While most comments will be posted if they are on-topic and not abusive, moderating decisions are subjective. We will make them as carefully and consistently as we can. Because of the volume of reader comments, we cannot review individual moderation decisions with readers.
We value thoughtful comments representing a range of views that make their point quickly and politely. We make an effort to protect discussions from repeated comments either by the same reader or different readers.
We follow the same standards for taste as the daily newspaper. A few things we won't tolerate: personal attacks, obscenity, vulgarity, profanity (including expletives and letters followed by dashes), commercial promotion, impersonations, incoherence, proselytizing and SHOUTING. Don't include URLs to Web sites.
We do not edit comments. They are either approved or deleted. We reserve the right to edit a comment that is quoted or excerpted in an article. In this case, we may fix spelling and punctuation.
We welcome strong opinions and criticism of our work, but we don't want comments to become bogged down with discussions of our policies and we will moderate accordingly.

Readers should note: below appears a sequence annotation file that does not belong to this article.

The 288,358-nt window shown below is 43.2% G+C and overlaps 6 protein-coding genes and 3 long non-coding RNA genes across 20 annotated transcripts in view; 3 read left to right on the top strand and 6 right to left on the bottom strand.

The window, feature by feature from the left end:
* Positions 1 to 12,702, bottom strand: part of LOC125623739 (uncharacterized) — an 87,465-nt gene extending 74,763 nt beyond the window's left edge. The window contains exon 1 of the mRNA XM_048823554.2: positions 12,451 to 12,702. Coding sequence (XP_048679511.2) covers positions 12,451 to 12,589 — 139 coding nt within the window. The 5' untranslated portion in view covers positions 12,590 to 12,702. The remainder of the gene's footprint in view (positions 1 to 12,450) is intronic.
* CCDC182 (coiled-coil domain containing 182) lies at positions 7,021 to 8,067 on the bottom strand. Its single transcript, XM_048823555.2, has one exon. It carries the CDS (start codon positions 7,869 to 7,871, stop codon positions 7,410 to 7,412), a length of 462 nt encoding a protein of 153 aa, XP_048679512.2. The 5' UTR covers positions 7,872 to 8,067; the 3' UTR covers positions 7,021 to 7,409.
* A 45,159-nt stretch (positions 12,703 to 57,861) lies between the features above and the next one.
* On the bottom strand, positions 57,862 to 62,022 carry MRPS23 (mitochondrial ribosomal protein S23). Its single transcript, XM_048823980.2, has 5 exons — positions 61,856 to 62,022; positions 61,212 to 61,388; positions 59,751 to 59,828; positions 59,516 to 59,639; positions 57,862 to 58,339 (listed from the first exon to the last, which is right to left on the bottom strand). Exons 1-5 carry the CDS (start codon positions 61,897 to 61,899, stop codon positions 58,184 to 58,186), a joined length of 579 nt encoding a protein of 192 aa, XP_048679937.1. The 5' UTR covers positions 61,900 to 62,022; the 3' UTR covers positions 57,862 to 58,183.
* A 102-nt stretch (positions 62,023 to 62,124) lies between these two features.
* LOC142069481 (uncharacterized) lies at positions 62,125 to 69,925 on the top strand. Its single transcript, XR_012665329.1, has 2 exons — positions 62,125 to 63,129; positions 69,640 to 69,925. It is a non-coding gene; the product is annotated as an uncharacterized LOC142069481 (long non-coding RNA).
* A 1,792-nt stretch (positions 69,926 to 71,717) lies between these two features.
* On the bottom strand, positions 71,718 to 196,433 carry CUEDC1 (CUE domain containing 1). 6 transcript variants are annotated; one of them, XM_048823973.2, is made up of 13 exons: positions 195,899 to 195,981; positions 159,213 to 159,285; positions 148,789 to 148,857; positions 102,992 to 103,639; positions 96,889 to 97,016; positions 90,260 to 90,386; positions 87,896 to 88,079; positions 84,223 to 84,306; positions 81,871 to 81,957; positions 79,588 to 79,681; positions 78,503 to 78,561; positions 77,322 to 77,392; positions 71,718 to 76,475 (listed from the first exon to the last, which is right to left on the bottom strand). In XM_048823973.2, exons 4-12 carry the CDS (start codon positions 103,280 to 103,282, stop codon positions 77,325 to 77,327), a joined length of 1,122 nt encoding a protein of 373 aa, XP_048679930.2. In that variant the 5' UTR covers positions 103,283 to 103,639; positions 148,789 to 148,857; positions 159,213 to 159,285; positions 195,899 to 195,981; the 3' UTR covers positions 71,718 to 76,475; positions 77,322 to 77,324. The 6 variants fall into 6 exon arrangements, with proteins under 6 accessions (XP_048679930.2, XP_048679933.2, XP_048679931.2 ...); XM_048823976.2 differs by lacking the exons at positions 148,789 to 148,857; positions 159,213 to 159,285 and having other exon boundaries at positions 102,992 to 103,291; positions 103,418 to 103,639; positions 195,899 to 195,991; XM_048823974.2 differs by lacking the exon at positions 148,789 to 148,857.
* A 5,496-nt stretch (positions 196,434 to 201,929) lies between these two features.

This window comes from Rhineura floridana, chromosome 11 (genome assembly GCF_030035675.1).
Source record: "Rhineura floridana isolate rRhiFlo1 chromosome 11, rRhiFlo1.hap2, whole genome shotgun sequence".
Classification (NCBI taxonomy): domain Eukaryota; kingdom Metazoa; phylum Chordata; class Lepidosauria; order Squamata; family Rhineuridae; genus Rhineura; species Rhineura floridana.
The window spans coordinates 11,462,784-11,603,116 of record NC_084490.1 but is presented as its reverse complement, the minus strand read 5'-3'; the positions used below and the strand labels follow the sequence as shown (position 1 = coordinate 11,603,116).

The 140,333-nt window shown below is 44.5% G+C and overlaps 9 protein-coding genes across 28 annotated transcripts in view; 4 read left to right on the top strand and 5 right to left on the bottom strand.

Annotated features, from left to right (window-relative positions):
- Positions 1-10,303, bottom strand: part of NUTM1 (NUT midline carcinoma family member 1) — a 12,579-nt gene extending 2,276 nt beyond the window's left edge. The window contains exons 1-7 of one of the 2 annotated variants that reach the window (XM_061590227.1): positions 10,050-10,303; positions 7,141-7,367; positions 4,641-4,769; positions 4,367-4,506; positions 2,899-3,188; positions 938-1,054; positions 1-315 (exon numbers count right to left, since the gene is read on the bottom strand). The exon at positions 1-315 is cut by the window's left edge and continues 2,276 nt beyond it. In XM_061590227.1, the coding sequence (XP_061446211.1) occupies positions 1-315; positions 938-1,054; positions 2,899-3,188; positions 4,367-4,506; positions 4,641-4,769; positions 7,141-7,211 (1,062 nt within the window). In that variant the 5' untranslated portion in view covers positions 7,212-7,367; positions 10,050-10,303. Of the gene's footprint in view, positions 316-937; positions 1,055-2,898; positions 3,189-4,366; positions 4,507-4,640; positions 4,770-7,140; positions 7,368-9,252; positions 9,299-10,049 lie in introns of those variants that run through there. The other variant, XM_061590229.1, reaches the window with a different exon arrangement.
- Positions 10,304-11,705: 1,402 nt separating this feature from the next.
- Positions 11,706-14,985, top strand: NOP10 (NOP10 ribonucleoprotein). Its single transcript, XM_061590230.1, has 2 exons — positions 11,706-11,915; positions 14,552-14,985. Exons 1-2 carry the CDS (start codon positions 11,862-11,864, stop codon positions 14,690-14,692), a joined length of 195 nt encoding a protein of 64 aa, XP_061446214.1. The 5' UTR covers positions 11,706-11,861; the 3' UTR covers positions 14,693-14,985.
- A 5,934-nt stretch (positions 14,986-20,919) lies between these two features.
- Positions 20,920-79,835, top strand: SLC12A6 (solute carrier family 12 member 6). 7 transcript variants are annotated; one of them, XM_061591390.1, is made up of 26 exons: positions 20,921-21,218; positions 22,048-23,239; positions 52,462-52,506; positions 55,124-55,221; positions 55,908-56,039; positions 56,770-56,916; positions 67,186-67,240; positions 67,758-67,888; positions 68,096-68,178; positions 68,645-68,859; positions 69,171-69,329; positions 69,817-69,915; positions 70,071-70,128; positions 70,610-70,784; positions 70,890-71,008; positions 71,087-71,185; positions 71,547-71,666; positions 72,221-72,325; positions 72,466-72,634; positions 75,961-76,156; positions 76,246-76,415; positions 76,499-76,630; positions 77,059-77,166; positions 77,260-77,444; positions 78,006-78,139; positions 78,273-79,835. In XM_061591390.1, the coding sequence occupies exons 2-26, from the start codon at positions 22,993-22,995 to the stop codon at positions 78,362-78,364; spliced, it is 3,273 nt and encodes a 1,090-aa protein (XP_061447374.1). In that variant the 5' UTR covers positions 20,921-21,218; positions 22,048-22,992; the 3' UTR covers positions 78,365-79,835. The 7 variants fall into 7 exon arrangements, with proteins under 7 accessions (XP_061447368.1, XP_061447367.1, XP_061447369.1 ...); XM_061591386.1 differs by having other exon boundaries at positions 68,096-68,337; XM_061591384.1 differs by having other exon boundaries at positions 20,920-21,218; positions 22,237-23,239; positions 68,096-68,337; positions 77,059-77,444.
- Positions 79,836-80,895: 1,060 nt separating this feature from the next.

We appreciate it when readers and people quoted in articles or blog posts point out errors of fact or emphasis and will investigate all assertions. But these suggestions should be sent via e-mail. To avoid distracting other readers, we won't publish comments that suggest a correction. Instead, corrections will be made in a blog post or in an article.
- Film tax credits bill would bump up state budget
- Pope Francis inspires incredible optimism
- One dead, one wounded in shooting at Chartiers party
- Patients denied as donor organs discarded
- Castle Shannon man accused of crashing way down Pittsburgh street
- South Fayette parents express dissatisfaction with handling of bullying
- Bethel Park man to receive degree from Pitt he earned 64 years ago
- Newsmaker: Rosalind Ross
- Man found fatally shot in Larimer a mile away from Homewood peace march
- South Fayette mother wants case against bullied son to be dropped
- Bullied South Fayette student’s case prompts wiretap overhaul legislation